“There’s good evidence that we don’t need that,” she said, citing the tentative agreement between OPSEU and the government.
“I was at the Cabinet table as we made those decisions but my hope was that we would never need to use that legislation. I’m disappointed that didn’t happen — understanding, of course, that there’s no more money.”
Wynne was minister of education from 2006 to 2010 (she was preceded by Pupatello) and there were no strikes during her term.
“To be fair, it was a different time. There were resources on the table.”
She’s equally diplomatic when it comes to the gas plant controversy that — along with the Ornge air ambulance scandal — led McGuinty to prorogue Parliament and announce his surprise resignation in mid-October.
“All the parties agreed that the placement of those facilities was not right. We should have had a better understanding of community concerns.”
The province needs more energy infrastructure, Wynne said, and going forward, there needs to be a better consultation process in place.
“I want to go to willing hosts,” whether its gas, solar or wind or other infrastructure, like highways, she said.
When it comes to dealing with the federal government, Wynne said she has the experience.
Every ministry she’s headed, barring education, has involved liasing with federal counterparts.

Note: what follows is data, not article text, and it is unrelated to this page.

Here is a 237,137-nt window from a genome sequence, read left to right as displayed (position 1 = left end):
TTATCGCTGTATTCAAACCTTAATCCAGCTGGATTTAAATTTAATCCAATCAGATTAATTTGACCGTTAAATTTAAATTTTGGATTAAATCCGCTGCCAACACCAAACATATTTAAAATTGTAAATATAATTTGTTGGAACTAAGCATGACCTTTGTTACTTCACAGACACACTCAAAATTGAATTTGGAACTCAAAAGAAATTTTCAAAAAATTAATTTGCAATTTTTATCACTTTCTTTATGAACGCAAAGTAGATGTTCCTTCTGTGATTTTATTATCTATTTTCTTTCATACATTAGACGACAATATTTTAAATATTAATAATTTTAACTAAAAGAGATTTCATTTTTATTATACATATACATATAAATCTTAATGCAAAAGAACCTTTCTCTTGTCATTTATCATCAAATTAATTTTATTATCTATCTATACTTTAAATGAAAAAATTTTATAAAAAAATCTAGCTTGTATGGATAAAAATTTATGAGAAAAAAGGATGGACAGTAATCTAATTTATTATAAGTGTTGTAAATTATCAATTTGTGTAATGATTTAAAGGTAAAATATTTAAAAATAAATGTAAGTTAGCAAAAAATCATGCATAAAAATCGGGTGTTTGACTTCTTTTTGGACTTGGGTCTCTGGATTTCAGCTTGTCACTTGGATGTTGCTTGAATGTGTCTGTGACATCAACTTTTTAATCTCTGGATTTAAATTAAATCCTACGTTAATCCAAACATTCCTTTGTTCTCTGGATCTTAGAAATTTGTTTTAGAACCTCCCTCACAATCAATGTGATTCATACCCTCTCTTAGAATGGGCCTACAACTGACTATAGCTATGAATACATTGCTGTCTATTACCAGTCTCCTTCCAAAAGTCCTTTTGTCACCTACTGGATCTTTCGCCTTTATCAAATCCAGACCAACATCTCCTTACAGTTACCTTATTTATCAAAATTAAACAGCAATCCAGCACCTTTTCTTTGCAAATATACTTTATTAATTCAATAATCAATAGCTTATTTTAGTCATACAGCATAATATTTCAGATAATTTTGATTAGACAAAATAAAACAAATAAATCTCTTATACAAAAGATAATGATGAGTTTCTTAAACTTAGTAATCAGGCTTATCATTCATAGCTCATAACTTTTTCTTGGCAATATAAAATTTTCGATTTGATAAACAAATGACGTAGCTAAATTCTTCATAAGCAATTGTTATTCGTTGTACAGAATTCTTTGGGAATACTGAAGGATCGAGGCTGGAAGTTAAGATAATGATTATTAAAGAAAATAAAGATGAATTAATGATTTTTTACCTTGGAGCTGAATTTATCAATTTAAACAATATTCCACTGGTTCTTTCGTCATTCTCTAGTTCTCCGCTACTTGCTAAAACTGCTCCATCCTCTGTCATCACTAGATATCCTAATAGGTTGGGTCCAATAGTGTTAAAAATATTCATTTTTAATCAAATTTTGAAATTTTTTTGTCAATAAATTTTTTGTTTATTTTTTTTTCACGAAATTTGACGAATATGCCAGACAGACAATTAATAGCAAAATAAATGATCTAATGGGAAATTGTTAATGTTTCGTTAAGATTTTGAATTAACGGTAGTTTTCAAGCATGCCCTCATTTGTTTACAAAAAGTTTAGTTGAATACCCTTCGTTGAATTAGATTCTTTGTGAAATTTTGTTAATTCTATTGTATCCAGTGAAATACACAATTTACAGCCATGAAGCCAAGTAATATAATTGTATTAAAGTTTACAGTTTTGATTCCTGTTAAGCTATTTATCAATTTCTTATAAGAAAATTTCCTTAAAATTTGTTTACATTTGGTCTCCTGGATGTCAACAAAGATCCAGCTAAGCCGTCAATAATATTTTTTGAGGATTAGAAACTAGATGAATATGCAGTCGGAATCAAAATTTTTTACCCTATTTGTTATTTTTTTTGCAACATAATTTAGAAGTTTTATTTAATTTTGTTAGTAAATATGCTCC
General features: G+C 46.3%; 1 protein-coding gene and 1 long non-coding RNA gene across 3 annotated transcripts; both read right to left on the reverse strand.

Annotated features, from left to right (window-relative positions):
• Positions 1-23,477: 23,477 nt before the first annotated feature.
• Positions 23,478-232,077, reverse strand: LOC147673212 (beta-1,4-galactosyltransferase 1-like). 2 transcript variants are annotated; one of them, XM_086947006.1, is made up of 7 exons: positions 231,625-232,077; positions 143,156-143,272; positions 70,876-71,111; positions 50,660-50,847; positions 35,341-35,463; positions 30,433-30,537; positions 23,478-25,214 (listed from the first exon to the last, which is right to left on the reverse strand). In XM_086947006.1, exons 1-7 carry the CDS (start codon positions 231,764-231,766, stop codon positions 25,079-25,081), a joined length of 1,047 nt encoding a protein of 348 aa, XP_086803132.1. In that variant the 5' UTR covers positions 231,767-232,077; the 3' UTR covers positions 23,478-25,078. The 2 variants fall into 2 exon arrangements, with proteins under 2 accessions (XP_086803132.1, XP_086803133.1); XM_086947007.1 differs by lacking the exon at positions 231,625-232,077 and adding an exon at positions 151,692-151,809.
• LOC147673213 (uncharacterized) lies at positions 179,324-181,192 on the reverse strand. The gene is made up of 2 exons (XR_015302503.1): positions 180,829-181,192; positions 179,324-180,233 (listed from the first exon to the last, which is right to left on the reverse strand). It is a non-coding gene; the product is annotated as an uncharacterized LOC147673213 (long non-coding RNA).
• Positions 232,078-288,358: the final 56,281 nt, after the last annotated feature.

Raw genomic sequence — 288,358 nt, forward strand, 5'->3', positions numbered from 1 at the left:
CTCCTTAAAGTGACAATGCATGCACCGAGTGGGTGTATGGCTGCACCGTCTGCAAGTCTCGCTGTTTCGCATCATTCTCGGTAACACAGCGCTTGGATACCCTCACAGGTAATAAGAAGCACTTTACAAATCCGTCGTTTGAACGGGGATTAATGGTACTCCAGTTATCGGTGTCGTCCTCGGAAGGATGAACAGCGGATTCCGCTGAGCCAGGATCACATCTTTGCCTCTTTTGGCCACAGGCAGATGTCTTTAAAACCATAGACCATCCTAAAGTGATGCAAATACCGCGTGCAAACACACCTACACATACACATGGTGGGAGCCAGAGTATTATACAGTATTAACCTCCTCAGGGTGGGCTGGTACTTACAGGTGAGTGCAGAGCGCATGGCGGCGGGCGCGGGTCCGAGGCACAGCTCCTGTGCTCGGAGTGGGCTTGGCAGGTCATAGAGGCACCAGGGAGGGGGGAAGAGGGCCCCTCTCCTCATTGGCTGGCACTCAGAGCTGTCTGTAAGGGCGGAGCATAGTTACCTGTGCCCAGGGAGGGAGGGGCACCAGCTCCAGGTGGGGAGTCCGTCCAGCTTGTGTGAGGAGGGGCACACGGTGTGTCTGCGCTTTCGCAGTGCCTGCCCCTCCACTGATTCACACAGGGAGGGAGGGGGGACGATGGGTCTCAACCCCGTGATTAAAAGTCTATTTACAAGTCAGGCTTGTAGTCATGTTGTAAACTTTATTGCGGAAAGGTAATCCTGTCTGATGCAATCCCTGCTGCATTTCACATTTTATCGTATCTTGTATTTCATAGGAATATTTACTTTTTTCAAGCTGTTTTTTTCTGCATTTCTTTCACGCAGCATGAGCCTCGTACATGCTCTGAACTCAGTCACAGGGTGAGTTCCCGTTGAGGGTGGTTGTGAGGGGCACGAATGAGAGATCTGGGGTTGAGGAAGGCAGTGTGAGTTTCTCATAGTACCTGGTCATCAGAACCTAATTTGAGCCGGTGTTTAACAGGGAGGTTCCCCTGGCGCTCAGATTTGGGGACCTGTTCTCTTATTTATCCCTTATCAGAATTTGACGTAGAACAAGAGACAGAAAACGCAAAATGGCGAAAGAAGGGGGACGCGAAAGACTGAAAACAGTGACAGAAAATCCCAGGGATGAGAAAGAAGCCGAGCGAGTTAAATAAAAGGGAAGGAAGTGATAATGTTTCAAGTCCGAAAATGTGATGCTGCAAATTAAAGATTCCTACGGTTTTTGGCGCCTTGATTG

“We need to be sure that Ontario’s getting a fair deal — in funding for affordable housing, in equalization payments — and I’m going to be raising those issues with the federal government.
“It will be my role as premier to articulate those concerns to the federal government and with other premiers across the country. It’s good for the country to have a dialogue.”
The biggest issue facing the province isn’t the urban rural divide or the relationship with the federal government. To echo a famous American president, it’s the economy — but Wynne puts a distinctly Canadian spin on the problem.
“Our economic challenges are integrally related to our social justice challenges. We need a strong education system. We need big businesses to come, and we need to support small businesses with assistance with things like pay roll tax, because people need jobs.
Wynne wants to make it easier for small businesses to access capital, and for foreign capital to reach small businesses.
“It’s the right thing to do, to close the gap between those who have and those who do not, but it also makes good economic sense. “
To that end, Wynne said that under her leadership, the province would continue to look for ways to keep expenses down.
“Particularly in the health ministry, there’s more health care that’s going to be needed and we need to do it in the smartest way possible. Home care is better than acute care.”
Before she can do any of those things, she’ll have to first win the leadership race.
That’s Plan A.